3.4 Control Variables

To control for factors that impact investors’ expectations about a firm’s financial performance, we included company- and industry-specific variables. To control for firm resources and financial strength, we collected from DataStream shareholders’ equity (the company’s assets’ monetary value held by the owners), net sales (revenues), and total debt (which includes short- and long-term debt). To control for changes in company sizes over time, we included their number of employees and total assets, also collected from DataStream.

To control for different types of industry environments and competition intensity in the market, we included an industry growth variable, defined as the average net sales growth of all the firms in the industry during the last year to date (Kim et al. 2016); a market instability metric, calculated as the standard deviation of the five-year average net sales growth across the firms in the industry (Luo et al. 2012); and an industry concentration measure, operationalized as the Herfindahl index based on net sales (McAlister et al. 2007). In Table 1, we provide summary statistics of the variables we considered in the analysis.

Table 1 Summary Statistics

3.5 Model

Our data contain observations at the company level and across semesters. Thus, we specify a panel data model for the logarithm of market value. We use the logarithm because firms are different in size and taking the logarithm reduces inference problems associated with heteroscedasticity and outliers (Wooldridge 2020, p. 187). Accordingly, the model for company i’s logarithm of market value in semester t is:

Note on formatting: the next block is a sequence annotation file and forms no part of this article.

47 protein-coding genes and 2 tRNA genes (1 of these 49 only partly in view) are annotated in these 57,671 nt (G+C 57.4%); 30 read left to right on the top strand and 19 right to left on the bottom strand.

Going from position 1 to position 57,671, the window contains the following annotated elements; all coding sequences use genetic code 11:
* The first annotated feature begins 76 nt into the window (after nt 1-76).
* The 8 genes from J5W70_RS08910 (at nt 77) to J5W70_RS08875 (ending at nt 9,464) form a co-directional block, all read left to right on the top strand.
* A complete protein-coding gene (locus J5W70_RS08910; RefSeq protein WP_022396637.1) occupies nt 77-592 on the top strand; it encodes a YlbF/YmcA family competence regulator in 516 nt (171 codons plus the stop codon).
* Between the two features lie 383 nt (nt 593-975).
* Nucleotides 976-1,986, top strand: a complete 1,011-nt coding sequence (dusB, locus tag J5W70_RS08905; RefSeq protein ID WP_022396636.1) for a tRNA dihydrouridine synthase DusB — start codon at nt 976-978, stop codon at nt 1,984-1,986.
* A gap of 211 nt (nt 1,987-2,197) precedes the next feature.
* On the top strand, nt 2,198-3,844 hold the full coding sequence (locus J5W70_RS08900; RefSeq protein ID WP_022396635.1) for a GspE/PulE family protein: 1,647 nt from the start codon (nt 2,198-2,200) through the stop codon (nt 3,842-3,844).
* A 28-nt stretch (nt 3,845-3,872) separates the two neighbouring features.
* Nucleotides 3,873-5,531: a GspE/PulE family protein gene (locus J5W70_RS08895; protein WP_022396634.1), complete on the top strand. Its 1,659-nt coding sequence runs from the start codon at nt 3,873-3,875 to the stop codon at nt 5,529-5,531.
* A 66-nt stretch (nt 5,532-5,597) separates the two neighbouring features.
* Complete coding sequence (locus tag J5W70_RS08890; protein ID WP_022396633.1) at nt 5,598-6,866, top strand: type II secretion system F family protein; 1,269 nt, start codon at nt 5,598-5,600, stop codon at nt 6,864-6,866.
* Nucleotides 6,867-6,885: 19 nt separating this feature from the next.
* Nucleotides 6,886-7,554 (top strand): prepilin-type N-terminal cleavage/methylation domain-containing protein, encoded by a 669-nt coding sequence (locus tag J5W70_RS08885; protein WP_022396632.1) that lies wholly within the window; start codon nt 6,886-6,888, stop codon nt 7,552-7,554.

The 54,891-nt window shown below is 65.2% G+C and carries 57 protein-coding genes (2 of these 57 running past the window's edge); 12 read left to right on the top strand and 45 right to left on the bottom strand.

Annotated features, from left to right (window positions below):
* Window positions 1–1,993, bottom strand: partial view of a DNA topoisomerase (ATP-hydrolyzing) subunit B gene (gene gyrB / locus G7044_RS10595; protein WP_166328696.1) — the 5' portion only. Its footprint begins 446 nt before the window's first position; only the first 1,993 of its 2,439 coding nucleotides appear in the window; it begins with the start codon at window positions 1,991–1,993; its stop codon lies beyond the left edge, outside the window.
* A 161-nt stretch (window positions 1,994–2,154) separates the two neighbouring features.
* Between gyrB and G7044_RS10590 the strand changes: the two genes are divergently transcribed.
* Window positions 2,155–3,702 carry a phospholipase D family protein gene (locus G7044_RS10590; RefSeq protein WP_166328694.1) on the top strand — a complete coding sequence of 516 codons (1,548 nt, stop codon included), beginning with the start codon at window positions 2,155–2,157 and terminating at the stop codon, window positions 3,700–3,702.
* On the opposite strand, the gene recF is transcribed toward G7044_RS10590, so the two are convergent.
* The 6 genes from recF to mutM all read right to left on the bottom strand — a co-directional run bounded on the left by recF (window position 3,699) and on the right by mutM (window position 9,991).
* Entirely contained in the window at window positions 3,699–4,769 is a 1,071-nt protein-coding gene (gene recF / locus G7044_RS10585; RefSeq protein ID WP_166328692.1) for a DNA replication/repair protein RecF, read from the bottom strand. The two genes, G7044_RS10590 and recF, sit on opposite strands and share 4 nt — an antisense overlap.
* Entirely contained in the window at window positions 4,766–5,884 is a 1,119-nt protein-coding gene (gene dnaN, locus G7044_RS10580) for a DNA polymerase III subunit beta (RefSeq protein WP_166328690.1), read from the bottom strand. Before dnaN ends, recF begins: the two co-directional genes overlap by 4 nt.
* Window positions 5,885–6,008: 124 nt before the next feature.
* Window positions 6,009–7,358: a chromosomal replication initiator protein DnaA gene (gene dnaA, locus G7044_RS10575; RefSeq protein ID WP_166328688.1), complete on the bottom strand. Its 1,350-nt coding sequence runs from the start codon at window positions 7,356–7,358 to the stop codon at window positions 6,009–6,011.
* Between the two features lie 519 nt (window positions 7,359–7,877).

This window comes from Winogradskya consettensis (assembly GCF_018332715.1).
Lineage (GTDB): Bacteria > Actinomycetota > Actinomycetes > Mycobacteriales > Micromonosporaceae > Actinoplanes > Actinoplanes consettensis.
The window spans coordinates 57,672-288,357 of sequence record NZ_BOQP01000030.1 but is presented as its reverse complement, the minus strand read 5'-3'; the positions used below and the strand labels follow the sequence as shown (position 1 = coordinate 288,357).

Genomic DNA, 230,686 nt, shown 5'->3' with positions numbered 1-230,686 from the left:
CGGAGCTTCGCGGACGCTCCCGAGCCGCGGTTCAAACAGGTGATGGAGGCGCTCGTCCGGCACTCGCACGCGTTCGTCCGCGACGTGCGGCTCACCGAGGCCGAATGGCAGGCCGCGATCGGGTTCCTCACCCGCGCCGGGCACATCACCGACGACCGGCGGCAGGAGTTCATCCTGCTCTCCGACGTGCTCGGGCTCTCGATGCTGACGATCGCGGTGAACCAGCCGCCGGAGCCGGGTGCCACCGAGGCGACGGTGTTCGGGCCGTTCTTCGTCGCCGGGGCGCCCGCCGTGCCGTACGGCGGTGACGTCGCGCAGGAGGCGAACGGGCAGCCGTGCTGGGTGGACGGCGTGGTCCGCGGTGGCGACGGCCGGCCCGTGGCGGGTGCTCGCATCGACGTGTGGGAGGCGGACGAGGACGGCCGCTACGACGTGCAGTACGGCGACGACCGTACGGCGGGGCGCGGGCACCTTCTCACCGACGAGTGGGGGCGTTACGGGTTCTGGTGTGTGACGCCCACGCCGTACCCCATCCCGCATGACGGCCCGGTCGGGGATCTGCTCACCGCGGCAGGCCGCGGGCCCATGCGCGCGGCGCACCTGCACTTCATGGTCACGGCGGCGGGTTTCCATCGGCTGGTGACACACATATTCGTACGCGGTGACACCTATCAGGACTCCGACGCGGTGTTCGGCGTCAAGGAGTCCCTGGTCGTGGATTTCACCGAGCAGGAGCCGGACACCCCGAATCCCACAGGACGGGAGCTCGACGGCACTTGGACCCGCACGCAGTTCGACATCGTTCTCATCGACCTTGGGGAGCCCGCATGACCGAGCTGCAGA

$$\ln (\text{MarketValue}_{\mathrm{it}})=\upalpha _{\mathrm{i}}+\upbeta _{1}\ \ln (\text{MarketValue}_{\mathrm{it}-1})+\upbeta _{2}\ln (\text{NegativeNews}_{\mathrm{it}})+\upbeta _{3}\ln (\text{NegativeNews}_{\mathrm{it}})\times \text{Reputation}_{\mathrm{it}}+\upbeta _{4}\ln (\text{PositiveNews}_{\mathrm{it}})+\upbeta _{5}\ln (\text{PositiveNews}_{\mathrm{it}})\times \text{Reputation}_{\mathrm{it}}+\upbeta _{6}\text{Reputation}_{\mathrm{it}}+\upbeta _{7}\ln (\text{ShareholderEquity}_{\mathrm{it}})+\upbeta _{8}\ln (\text{TotalAssets}_{\mathrm{it}})+\upbeta _{9}\ln (\text{Sales}_{\mathrm{it}})+\upbeta _{10}\ln (\text{Debt}_{\mathrm{it}})+\upbeta _{11}\text{IndustryGrowth}_{\mathrm{it}}+\upbeta _{12}\text{MarketInstability}_{\mathrm{it}}+\upbeta _{13}\text{IndustryConcentration}_{\mathrm{it}}+\upbeta _{14}\ln (\text{Employees}_{\mathrm{it}})+\upvarepsilon _{\mathrm{it}}{,}$$

where αi represents company-specific fixed effects that account for heterogeneity across firms and help controlling for firm-specific unobserved variables that might bias parameter estimates. As an independent variable, we also included market value’s lagged value to account for persistence in market value. The lagged dependent variable also reduces potential autocorrelation in the error term. To facilitate the interpretation of the coefficients, we standardized the reputation and news variables before creating their two-way interactions.